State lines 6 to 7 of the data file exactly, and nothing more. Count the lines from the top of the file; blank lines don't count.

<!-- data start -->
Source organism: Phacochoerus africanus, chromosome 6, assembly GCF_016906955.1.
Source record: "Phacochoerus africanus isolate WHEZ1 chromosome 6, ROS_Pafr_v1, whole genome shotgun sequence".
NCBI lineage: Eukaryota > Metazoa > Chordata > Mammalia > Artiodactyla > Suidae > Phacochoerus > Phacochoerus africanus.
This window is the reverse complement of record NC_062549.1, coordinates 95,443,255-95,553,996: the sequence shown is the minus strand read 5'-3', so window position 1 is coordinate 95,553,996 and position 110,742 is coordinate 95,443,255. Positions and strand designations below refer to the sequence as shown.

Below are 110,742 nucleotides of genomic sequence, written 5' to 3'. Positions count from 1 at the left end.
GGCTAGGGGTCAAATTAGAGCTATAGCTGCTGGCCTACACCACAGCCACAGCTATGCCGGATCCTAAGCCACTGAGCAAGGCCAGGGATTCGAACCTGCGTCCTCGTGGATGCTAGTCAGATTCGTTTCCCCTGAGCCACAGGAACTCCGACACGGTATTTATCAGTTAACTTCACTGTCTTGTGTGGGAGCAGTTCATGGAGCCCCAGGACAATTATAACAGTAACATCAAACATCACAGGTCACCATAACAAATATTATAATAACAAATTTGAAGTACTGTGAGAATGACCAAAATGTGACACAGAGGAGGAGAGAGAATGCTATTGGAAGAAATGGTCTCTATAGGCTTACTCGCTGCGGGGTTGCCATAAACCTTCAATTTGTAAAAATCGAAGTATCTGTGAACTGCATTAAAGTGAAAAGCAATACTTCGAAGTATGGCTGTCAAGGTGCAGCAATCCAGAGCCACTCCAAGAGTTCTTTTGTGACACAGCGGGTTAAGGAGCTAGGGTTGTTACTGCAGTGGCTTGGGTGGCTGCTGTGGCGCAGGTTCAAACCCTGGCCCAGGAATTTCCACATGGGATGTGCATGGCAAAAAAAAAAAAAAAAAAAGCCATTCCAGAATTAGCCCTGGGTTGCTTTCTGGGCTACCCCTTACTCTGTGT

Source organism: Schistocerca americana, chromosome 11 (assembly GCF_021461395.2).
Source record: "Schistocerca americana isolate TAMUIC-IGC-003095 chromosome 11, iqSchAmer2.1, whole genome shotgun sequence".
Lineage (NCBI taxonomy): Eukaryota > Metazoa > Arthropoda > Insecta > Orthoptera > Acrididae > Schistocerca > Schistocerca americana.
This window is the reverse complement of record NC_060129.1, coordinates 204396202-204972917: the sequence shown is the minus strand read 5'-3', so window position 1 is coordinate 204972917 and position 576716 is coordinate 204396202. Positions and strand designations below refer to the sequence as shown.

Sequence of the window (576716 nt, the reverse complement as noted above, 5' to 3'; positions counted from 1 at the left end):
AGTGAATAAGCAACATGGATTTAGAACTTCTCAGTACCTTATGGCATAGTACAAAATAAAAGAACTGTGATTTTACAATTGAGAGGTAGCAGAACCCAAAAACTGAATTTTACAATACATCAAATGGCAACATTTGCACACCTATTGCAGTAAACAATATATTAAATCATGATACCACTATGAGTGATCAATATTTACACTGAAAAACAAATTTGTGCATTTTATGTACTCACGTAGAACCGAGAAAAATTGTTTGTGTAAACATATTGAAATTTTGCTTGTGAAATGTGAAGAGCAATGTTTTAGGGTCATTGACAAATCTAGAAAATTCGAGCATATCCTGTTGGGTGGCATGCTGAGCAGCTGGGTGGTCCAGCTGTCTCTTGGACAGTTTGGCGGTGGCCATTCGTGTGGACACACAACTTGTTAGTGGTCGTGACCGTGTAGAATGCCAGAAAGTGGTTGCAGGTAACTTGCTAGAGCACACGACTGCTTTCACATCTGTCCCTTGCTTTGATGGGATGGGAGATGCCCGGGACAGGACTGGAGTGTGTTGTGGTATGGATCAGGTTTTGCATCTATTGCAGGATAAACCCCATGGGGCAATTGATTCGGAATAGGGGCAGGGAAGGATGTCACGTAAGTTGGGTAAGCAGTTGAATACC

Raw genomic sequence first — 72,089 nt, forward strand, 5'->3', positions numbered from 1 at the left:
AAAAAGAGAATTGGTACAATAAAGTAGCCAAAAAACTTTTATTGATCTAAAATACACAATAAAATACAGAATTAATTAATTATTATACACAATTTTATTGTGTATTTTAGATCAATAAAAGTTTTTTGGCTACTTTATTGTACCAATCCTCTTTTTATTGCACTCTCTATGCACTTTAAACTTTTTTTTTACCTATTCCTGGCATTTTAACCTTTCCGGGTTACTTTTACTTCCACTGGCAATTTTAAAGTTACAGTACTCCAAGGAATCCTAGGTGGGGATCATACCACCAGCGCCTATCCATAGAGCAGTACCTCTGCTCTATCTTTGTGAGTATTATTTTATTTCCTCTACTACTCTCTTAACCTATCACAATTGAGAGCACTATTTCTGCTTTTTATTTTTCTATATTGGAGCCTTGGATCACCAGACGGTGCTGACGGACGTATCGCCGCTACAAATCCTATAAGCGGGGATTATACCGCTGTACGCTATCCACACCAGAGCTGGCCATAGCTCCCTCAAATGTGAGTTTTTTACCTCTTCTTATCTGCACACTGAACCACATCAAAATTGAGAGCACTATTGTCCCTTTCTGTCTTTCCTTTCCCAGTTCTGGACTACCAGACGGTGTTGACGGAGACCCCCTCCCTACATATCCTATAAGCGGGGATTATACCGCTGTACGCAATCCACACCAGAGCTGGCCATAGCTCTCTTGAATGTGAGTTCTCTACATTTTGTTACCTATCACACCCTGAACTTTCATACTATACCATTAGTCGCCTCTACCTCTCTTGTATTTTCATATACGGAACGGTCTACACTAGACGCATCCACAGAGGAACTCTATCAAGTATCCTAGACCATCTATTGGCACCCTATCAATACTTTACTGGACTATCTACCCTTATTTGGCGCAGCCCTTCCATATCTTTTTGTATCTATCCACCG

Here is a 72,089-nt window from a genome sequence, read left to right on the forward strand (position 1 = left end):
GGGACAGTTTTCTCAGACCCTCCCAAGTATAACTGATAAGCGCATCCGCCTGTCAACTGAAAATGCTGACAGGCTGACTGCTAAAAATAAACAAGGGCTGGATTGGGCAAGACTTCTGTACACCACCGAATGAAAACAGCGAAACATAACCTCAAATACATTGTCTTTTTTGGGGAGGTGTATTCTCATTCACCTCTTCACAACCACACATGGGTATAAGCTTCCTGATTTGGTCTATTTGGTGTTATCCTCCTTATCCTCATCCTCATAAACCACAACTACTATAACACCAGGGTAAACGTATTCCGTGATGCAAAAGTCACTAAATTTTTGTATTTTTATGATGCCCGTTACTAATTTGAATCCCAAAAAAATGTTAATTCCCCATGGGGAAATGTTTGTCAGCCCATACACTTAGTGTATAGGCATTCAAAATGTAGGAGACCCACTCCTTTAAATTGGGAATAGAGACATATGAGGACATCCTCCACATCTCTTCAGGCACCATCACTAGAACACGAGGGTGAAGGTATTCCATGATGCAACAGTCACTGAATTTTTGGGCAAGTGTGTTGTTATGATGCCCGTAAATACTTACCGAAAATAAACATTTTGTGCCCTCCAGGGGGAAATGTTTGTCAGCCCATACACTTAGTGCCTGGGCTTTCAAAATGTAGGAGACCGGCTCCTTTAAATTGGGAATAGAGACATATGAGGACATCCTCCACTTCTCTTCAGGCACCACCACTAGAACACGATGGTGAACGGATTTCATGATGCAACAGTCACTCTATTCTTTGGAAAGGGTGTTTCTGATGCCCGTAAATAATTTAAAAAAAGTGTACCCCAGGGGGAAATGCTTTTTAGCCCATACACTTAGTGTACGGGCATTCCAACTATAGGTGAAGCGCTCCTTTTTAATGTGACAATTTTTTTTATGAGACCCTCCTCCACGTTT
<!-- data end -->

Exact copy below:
GGCTAGGGGTCAAATTAGAGCTATAGCTGCTGGCCTACACCACAGCCACAGCTATGCCGGATCCTAAGCCACTGAGCAAGGCCAGGGATTCGAACCTGCGTCCTCGTGGATGCTAGTCAGATTCGTTTCCCCTGAGCCACAGGAACTCCGACACGGTATTTATCAGTTAACTTCACTGTCTTGTGTGGGAGCAGTTCATGGAGCCCCAGGACAATTATAACAGTAACATCAAACATCACAGGTCACCATAACAAATATTATAATAACAAATTTGAAGTACTGTGAGAATGACCAAAATGTGACACAGAGGAGGAGAGAGAATGCTATTGGAAGAAATGGTCTCTATAGGCTTACTCGCTGCGGGGTTGCCATAAACCTTCAATTTGTAAAAATCGAAGTATCTGTGAACTGCATTAAAGTGAAAAGCAATACTTCGAAGTATGGCTGTCAAGGTGCAGCAATCCAGAGCCACTCCAAGAGTTCTTTTGTGACACAGCGGGTTAAGGAGCTAGGGTTGTTACTGCAGTGGCTTGGGTGGCTGCTGTGGCGCAGGTTCAAACCCTGGCCCAGGAATTTCCACATGGGATGTGCATGGCAAAAAAAAAAAAAAAAAAAGCCATTCCAGAATTAGCCCTGGGTTGCTTTCTGGGCTACCCCTTACTCTGTGT

Source organism: Schistocerca americana, chromosome 11 (assembly GCF_021461395.2).